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Heat Apply for Disabled-Player Salary-Cap Exception in Wake of Justise Winslow’s Injury
- Updated: January 6, 2017
After Justise Winslow had surgery on Thursday to repair a torn labrum in his right shoulder, Miami Heat general manager Andy Elisburg confirmed to reporters today that the team is “in the process of making the request” to the NBA for a $1.3 million disabled-player salary-cap exception.
According to Ira Winderman of the Sun Sentinel, the exception cannot be aggregated with any other exception or salaries, meaning it cannot be used to acquire a player earning in excess of $1.3 million.
“It doesn’t give you anything with a roster spot, it just gives you a salary slot for half the contract for the player you get the exception for, on a one-year contract,” Elisburg said. “You can either use it for a trade or free agency. But if it is a trade, a player has to be in the last year of his contract. If it’s free agency, then you have to be able to sign a player to a one-year contract.”
However, the Heat will only be granted this exception if an NBA-designated physician determines that Winslow is “substantially more likely than not” unable to play through June 15. If granted, the team would have to use it by March 10.
The Heat are expected to “bank the exception for potential future use” because of how they already have a maximum 15 players on their roster. A roster spot could open up in advance of March 10 if the Heat move for salary cap relief from Chris Bosh‘s contract.
Even though the Heat’s front office is making moves to bolster the injury-ravaged roster, the players and coaches have not forgotten about Winslow. After today’s shootaround, Heat players sent their good wishes to Winslow via FaceTime.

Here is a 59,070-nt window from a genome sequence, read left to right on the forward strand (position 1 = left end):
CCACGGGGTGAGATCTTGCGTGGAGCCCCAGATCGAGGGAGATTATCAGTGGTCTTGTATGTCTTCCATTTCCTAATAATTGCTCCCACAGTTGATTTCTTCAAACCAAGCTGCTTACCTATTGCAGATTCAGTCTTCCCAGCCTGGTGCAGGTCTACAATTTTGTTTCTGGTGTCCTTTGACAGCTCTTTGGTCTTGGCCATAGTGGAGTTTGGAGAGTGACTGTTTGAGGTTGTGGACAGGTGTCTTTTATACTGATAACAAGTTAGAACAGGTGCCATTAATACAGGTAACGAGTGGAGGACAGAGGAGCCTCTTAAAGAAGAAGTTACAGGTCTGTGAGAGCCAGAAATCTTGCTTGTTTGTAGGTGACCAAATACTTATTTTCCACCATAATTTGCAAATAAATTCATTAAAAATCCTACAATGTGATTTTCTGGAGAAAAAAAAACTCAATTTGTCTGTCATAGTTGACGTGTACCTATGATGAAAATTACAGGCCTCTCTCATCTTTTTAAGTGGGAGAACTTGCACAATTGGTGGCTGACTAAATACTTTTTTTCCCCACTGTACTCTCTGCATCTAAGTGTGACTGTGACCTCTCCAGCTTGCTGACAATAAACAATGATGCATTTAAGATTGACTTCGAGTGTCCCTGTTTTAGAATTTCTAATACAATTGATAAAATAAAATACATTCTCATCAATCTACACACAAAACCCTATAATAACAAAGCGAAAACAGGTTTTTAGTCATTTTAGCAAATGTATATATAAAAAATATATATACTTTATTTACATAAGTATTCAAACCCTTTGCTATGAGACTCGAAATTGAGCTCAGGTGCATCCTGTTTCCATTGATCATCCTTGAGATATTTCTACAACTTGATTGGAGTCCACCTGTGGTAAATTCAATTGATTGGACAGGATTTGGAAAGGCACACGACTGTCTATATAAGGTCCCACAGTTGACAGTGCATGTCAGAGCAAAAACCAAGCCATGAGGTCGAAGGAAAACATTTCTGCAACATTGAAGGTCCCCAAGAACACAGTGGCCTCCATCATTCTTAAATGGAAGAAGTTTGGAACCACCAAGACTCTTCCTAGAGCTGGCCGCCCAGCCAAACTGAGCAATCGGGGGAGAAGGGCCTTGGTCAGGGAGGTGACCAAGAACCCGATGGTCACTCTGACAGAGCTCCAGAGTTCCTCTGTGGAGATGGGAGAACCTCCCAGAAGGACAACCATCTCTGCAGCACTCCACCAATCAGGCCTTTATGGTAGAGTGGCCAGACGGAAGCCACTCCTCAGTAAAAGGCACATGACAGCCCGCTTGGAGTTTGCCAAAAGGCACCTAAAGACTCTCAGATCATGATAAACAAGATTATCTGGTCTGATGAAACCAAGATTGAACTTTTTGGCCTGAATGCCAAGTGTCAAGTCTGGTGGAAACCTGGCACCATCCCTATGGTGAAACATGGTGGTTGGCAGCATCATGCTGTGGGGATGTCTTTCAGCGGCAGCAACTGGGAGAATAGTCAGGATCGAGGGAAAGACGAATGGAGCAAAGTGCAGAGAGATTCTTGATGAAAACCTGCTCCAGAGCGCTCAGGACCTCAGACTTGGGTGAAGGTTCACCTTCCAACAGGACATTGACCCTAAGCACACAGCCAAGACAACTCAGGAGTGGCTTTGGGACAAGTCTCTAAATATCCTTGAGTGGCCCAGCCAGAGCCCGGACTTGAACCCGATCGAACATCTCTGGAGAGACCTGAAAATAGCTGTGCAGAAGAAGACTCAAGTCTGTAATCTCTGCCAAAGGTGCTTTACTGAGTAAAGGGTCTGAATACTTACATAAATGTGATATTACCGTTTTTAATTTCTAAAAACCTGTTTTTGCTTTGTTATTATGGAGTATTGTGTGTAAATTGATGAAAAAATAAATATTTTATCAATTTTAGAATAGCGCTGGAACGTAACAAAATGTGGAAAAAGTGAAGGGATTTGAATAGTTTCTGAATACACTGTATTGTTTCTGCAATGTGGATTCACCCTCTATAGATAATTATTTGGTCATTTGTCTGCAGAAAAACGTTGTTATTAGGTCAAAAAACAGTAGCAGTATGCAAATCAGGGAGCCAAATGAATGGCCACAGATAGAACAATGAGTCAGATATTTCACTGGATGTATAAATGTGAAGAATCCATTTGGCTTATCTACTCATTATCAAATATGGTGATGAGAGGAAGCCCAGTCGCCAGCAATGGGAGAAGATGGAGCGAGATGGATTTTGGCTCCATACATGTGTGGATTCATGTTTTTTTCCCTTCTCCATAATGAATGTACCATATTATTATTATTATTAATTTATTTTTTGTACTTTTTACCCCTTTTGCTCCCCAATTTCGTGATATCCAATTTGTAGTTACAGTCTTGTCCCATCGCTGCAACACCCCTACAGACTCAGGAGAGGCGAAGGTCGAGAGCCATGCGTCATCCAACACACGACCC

“He’s already recovering,” Heat head coach Erik Spoelstra said. “We just Facetimed with him after the shootaround. So he’s already on the rebound right now.”
Spoelstra is confident that the 20-year-old will be back but told him to take the recovery step by step.
“Just continue to be patient,” Spoelstra said. “He’s a very mature young man. He understands the big picture. It doesn’t make it any less painful being out the rest of the season. Guys want to be out there and play. He put in a lot of time in the offseason to prepare for this year and there’s a lot of things in this game that you can’t control. But you can control your mindset and your approach with the hand you’ve been dealt from here on out. So right now it’s just about recovery for the next six weeks and rest, and then at that point we’ll be able to start the process of building his body back.”